"The play is a brilliant example of the thriller genre - a twisting plot of hidden meanings, shock-inducing moments, dark laughs and maze-like intrigue. With a wit as sharp as a murderer's blade, Levin actually wrote a clever satire on the art of the whodunit... Simon Russell Beale, as the desperate Bruhl, dominates the play with an often terrifying brilliance... Beale's sharp-edged delivery and consummate sense of comic timing give the part exceptional shine. He can transform his face in seconds, from the avuncular to the cold-eyed and sinister... Jonathan Groff is equally stylish as the would-be playwright Clifford Anderson. He, too, achieves a clever transition from eager-beaver boy writer into a chilling adversary. And Claire Skinner, as Bruhl's rather silly wife Myra, is a clever voyage in the art of being twittery... Director Matthew Warchus does a masterful job on keeping the tension intact and much praise must be given to designer Rob Howell's set... The play creaks in parts but is still a great show." The Daily Express
"Ira Levin's twisty, self-referential comedy thriller is a play about the creation of a play called Deathtrap - it's a pop at the very genre it fits into, which must also work as a suspense-laden murder-mystery. A tricky balance, but Matthew Warchus's West End revival stays pretty successfully on course, largely thanks to the magnetic presence of Simon Russell Beale as washed-up playwright Sidney Bruhl. When the script seems in danger of toppling under the weight of in-jokes about directors, critics and the mechanics of contriving a commercial hit, Beale's wonderfully sour delivery and spot-on comic timing haul it back from the brink... There are some longueurs in the second act, and sometimes the characters seem too much like cogs in an archly clever plot, but nevertheless this is great fun: Oscar winner Estelle Parsons's turn as batty psychic Helga Ten Dorp is a treat - and watch out for some surprisingly electric sexual tension." The London Metro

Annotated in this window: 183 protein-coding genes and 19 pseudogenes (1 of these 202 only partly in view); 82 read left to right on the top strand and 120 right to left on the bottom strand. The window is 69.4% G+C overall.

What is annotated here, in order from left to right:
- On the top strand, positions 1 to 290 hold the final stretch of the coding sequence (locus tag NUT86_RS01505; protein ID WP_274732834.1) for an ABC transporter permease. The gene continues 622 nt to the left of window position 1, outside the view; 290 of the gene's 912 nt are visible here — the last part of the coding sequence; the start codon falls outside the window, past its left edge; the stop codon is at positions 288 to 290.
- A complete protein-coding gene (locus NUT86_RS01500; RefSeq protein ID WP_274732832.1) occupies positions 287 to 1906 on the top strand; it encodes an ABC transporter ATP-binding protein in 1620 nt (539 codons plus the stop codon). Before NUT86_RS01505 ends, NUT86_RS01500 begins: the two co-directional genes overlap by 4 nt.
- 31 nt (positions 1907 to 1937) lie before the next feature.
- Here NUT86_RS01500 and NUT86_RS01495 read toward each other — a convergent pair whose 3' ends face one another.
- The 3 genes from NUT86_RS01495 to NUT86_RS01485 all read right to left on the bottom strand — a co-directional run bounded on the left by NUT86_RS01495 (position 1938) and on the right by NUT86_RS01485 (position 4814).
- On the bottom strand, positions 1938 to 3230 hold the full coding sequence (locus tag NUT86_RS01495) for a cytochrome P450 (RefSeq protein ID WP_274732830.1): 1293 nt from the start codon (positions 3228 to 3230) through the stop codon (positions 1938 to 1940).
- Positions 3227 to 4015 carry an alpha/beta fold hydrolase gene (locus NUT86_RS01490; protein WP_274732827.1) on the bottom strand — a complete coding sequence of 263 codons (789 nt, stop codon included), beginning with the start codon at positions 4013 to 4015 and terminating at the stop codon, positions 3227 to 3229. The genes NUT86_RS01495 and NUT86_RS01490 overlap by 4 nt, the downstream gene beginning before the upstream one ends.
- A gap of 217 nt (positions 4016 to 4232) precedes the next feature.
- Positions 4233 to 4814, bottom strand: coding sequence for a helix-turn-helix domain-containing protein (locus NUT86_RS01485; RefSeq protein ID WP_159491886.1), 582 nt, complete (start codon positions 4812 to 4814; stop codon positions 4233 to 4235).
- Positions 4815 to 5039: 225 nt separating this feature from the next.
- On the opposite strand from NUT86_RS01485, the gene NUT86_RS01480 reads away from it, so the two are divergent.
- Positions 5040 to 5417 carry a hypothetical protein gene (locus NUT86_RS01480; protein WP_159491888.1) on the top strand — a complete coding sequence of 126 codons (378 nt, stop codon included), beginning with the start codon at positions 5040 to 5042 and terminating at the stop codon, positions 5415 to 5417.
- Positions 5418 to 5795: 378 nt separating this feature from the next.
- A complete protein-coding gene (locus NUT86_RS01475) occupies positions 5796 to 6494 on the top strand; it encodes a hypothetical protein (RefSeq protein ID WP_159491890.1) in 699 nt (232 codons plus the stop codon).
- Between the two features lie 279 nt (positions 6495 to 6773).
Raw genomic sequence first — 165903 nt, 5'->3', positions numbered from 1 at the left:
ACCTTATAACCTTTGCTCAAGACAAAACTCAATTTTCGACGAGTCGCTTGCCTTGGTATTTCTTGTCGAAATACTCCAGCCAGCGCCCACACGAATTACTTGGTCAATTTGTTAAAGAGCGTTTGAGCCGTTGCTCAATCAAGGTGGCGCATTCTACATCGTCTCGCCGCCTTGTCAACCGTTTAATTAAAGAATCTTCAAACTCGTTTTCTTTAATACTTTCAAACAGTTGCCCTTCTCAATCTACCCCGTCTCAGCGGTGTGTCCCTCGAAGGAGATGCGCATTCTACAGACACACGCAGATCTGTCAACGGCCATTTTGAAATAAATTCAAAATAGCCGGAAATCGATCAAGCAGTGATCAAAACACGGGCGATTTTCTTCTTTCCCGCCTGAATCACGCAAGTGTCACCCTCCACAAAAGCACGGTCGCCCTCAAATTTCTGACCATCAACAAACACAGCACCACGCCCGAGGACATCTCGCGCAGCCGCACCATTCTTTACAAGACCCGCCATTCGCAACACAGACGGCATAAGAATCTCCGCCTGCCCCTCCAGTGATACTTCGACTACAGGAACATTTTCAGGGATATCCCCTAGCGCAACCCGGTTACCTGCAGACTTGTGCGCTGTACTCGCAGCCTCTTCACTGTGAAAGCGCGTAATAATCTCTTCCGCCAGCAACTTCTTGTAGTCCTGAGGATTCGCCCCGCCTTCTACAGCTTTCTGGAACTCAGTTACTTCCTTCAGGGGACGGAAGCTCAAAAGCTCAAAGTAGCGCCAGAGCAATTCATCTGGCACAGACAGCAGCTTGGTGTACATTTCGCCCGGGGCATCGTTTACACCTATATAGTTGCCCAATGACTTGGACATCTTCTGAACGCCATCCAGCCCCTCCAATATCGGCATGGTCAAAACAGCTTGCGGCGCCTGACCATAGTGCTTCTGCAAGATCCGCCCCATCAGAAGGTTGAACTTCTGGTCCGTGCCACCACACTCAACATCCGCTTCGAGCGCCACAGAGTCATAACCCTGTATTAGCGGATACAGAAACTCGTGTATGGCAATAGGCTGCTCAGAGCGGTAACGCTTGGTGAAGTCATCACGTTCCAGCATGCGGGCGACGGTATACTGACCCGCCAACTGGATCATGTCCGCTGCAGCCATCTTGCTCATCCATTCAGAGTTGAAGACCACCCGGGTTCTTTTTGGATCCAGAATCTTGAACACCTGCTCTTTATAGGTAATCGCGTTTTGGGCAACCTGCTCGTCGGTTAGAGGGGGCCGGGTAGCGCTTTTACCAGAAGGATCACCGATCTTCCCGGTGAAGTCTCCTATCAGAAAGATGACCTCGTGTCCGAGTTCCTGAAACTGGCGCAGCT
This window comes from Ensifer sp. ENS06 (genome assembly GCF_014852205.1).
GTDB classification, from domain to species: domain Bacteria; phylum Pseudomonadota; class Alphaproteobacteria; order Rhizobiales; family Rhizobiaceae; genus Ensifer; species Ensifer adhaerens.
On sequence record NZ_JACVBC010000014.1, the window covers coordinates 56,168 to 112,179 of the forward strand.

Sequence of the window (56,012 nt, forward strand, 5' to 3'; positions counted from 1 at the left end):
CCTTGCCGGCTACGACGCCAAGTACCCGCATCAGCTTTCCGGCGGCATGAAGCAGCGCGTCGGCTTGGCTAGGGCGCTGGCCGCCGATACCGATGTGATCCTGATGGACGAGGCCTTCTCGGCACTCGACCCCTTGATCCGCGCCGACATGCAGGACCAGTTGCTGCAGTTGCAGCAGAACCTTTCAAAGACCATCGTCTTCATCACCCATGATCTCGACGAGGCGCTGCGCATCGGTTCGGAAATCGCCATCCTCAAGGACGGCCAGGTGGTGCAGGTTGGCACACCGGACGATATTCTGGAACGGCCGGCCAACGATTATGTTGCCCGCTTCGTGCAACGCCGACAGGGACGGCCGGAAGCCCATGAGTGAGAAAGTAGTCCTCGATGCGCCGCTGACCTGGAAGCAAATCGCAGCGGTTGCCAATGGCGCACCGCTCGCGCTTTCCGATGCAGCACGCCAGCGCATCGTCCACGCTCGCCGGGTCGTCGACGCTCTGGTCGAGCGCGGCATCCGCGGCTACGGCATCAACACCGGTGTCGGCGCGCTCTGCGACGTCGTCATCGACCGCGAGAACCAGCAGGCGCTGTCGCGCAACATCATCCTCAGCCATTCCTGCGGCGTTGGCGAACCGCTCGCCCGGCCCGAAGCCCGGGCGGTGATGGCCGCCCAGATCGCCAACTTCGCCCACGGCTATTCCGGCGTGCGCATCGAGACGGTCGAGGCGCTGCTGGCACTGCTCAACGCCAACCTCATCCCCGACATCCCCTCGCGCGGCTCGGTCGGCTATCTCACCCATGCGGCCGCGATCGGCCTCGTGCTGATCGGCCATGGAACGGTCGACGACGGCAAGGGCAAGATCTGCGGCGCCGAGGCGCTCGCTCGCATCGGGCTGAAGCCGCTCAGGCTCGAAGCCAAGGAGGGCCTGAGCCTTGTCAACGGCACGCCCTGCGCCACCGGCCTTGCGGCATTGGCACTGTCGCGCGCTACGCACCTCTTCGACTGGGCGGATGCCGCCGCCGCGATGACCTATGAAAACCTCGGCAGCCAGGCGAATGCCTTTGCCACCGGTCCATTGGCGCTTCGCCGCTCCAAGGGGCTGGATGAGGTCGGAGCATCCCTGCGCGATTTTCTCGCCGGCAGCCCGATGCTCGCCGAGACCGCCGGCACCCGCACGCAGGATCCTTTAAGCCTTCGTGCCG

"Simon Russell Beale plays Sidney Bruhl, a once-successful playwright in desperate need of a hit. A manuscript arrives in the post which appears to tick every box - 'a thriller in two acts, one set, five characters and laughs in all the right places'. Bruhl invites the young author, Clifford, to bring the only copy of his manuscript to his Connecticut barn conversion decorated with weapons so that he can help him tweak the piece into a massive commercial triumph... Bruhl's wife Myra asks her husband the question we all want to ask: 'Would you kill someone to have a successful play?' 'Of course I would,' says Bruhl... He - like Levin, like Bruhl - is a master of deception, never quite what he appears, his timing miraculous. It's an unmissable performance. Still, following the first, fantastic twist, it's impossible to sustain the level of thrills and laughs, though there's much to enjoy in the character of the batty psychic who senses bad karma in the room. Estelle Parsons plays her with a hilariously bad Scandinavian-meets-Chinese accent... The production is also peppered with self-referential gags about thrillers, agents, producers and critics, which almost make up for creakier bits and the silly final scene." The Mail on Sunday
Deathtrap in London at the Noel Coward Theatre previewed from 21 August 2010, opened on 7 September 2010, and closed on 15 January 2011.